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Encephalitis is uncommon but is a neurological emergency which must be considered in a patient presenting with altered consciousness. Encephalitis is a diffuse inflammatory process of the brain parenchyma associated with evidence of brain dysfunction. The presentation of encephalitis can be acute or chronic. The aetiology of encephalitis can be broadly divided into two major subtypes. (1) Infection-related encephalitis which is a direct consequence of pathogenic viral, bacterial or parasitic.agents. Herpes simplex virus (HSV) and varicella-zoster virus (VZV) are the most common cause of acute infectious encephalitis. (2) Autoimmune-mediated encephalitis which is mediated by an aberrant immune response. This can be triggered by a recent viral infection or vaccination. An example of this would be acute disseminated encephalitis (ADEM). This article will focus on the medical management of acute encephalitis. This will involve an extensive overview of the literature reviewing the diagnosis, investigation and treatment of acute viral encephalitis, ADEM and acute haemorrhagic leukoencephalopathy (AHLE). Encephalitis can also present chronically, and some of the different types of chronic encephalitis will be discussed.

Encephalitis is a brain inflammation that occurs due to an infection such as a virus or bacteria, medication or immune system malfunction. Encephalitis is a rare, often serious condition that requires timely care.


You’ll likely experience physical and neurologic symptoms.

Physical symptoms may include:



Joint pain.

Muscle weakness.


Stiff neck.

Neurologic encephalitis symptoms may include:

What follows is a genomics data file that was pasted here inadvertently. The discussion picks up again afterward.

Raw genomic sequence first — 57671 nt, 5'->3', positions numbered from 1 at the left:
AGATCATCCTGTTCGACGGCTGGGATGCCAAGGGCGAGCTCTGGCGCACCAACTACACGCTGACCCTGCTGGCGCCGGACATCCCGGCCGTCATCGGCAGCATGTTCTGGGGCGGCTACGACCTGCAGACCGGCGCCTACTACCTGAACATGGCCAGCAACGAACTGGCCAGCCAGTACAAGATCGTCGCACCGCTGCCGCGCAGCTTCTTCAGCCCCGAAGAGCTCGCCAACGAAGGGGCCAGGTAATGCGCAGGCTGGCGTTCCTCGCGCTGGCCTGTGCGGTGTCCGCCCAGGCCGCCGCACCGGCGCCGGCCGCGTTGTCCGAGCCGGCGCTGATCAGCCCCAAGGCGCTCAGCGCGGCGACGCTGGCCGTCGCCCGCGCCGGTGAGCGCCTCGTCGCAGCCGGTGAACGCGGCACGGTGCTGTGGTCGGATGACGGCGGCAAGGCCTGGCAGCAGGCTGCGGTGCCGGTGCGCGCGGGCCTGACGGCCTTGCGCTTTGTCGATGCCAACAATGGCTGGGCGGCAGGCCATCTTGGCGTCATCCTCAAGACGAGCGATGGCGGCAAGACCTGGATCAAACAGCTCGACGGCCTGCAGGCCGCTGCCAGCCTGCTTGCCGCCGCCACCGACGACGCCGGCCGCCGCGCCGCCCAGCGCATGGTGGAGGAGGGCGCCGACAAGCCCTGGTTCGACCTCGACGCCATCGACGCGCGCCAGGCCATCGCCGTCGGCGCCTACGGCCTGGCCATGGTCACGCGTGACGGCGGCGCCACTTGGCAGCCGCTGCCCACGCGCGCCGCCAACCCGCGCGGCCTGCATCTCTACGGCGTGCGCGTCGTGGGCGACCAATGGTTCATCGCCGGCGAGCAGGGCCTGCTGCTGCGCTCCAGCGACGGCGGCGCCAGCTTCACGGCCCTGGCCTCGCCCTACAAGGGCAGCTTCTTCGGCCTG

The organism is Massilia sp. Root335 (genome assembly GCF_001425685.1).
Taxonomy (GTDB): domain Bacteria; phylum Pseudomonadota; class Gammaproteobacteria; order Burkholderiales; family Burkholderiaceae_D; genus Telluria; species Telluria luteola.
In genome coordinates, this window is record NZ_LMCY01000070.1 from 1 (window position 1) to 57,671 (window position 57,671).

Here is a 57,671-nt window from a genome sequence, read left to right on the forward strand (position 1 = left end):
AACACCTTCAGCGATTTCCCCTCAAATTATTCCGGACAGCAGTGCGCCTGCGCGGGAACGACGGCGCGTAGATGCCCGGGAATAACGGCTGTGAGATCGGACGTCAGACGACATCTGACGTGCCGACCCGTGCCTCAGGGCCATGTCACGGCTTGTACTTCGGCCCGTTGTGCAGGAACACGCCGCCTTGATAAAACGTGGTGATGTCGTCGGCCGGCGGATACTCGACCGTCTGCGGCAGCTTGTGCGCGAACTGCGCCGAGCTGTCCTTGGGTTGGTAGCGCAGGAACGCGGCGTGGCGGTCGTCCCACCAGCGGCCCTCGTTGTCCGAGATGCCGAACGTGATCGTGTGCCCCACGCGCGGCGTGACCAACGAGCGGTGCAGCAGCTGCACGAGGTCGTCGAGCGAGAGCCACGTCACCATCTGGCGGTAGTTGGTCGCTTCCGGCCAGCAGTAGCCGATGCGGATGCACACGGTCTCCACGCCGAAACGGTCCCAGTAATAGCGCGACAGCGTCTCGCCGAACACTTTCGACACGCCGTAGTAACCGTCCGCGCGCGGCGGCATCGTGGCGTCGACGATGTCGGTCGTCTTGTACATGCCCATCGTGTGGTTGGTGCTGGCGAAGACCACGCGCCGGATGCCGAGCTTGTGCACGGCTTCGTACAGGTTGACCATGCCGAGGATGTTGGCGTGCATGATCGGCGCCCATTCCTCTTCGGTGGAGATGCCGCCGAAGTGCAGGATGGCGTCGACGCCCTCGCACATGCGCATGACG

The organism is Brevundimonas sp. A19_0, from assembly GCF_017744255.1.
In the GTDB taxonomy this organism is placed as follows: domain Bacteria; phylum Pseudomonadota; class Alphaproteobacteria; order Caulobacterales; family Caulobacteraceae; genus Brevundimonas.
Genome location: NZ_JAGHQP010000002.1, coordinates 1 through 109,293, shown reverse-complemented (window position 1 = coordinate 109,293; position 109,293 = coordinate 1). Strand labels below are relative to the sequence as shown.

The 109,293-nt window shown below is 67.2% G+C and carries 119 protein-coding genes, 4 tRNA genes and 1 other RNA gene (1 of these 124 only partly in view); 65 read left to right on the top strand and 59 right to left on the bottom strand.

Behavior changes.


Difficulty speaking or moving.

Loss of consciousness.

Memory issues.


Sensitivity to light.


The type of encephalitis you experience depends on the cause. And there are many causes, including:

Viruses: Infections from herpes, enteroviruses, human immunodeficiency virus (HIV), West Nile and tick-borne viruses lead to viral encephalitis. This is the most common cause.

Problem with the immune system: The immune system can mistakenly attack the brain, causing autoimmune encephalitis.

Bacteria and parasites: On rare occasions, these germs can cause bacterial encephalitis.

Risk factors

In general, young children and older adults are at greater risk of most types of viral encephalitis. Weakened immune system. People who have HIV/AIDS, take immune-suppressing drugs or have another condition causing a weakened immune system are at increased risk of encephalitis.

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Older adults and those who do not receive prompt treatment have a higher risk of developing complications.

Complications may include:

Loss of memory, especially among those who had HSV encephalitis

behavioral or personality changes, such as mood swings, bouts of frustration and anger, and anxiety


aphasia, language, and speech problems


The best way to prevent viral encephalitis is to take precautions to avoid exposure to viruses that can cause the disease. Try to: Practice good hygiene. Wash hands frequently and thoroughly with soap and water, particularly after using the toilet and before and after meals.

Vaccines are an important part of preventing encephalitis. Vaccines for viruses such as measles, mumps, rubella, and chickenpox have greatly lowered the rate of encephalitis from these diseases. Use proper hygiene and hand washing to help prevent the spread of viruses and encephalitis.

Keeping up to date with vaccines is the most effective way of reducing the risk of developing encephalitis. These include vaccines for measles, mumps, rubella, and if the virus exists in a person’s area, Japanese encephalitis and tick-borne encephalitis.

In areas known to have mosquitoes that carry encephalitis-causing viruses, individuals should take measures to reduce the risk of being bitten.